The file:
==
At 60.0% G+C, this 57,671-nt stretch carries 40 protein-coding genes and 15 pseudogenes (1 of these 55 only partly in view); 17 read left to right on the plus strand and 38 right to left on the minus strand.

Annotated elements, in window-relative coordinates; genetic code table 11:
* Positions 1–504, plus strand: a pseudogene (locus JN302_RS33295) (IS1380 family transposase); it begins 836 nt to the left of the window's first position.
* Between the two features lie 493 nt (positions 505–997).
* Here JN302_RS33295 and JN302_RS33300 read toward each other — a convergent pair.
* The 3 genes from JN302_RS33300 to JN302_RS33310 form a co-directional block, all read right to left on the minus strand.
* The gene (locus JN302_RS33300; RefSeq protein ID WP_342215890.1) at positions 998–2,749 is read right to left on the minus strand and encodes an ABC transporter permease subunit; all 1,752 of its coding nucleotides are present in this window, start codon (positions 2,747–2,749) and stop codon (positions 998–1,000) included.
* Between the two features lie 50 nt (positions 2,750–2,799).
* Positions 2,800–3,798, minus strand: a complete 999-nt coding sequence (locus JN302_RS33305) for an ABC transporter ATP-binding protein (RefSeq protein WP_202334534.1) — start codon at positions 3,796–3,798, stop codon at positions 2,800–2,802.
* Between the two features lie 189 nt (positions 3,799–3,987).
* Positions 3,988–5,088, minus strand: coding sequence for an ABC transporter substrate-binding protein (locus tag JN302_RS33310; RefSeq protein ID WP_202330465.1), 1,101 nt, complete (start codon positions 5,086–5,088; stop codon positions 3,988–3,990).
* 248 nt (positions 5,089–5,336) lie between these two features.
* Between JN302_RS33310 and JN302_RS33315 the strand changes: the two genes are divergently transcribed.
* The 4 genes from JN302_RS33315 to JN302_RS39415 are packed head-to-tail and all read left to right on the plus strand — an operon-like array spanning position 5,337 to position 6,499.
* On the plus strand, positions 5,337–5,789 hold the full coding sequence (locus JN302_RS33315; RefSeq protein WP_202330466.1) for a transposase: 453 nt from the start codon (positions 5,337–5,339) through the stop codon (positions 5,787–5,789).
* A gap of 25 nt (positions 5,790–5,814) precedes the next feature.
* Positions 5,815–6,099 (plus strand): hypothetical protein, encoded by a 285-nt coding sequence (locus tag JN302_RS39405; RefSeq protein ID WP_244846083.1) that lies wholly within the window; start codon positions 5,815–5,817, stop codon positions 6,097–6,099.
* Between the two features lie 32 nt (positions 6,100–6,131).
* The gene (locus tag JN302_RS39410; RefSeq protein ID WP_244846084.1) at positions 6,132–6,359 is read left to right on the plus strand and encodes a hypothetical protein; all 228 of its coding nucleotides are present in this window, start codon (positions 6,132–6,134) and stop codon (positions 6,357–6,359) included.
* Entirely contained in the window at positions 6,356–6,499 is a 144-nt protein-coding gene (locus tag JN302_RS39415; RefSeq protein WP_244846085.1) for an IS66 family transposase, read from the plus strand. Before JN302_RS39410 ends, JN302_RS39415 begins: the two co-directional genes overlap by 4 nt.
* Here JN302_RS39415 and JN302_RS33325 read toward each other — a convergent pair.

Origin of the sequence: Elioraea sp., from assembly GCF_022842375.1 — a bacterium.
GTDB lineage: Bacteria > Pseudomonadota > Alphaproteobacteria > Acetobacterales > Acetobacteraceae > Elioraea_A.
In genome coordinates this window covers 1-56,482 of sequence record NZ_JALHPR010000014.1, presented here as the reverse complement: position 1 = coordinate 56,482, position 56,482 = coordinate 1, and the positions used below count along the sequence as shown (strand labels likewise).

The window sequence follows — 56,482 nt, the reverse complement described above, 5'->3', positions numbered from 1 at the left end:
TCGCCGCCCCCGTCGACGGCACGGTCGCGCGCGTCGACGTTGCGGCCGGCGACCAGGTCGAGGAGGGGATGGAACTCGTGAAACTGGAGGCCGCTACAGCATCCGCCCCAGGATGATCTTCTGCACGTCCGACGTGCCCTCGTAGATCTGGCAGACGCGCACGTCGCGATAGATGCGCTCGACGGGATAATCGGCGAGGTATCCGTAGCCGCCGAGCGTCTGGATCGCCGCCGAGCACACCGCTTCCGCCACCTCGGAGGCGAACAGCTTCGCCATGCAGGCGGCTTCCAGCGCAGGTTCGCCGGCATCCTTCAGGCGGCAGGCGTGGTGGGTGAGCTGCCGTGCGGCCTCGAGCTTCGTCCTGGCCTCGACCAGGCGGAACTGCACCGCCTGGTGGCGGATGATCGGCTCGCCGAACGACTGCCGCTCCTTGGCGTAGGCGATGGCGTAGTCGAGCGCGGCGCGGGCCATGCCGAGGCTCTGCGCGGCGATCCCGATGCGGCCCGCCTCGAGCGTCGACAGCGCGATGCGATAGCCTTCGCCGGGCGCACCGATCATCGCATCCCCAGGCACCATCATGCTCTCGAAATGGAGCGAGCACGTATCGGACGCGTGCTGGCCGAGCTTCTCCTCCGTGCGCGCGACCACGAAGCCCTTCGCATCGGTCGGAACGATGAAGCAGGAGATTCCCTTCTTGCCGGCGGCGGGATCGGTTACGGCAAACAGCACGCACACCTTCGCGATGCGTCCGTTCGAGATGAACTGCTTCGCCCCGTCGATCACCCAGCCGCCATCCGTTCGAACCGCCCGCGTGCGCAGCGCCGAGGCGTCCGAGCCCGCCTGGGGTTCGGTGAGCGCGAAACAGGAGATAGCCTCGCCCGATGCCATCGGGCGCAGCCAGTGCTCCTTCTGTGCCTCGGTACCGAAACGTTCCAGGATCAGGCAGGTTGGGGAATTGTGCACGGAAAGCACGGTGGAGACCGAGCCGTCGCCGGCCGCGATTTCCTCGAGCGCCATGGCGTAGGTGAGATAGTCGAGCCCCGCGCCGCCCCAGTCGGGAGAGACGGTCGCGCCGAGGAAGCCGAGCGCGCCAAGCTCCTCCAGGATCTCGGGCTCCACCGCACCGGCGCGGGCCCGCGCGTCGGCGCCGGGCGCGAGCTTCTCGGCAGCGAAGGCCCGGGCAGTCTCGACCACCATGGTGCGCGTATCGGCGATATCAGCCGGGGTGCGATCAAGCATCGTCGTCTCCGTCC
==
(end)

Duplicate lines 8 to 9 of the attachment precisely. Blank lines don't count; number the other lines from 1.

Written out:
* Between the two features lie 50 nt (positions 2,750–2,799).
* Positions 2,800–3,798, minus strand: a complete 999-nt coding sequence (locus JN302_RS33305) for an ABC transporter ATP-binding protein (RefSeq protein WP_202334534.1) — start codon at positions 3,796–3,798, stop codon at positions 2,800–2,802.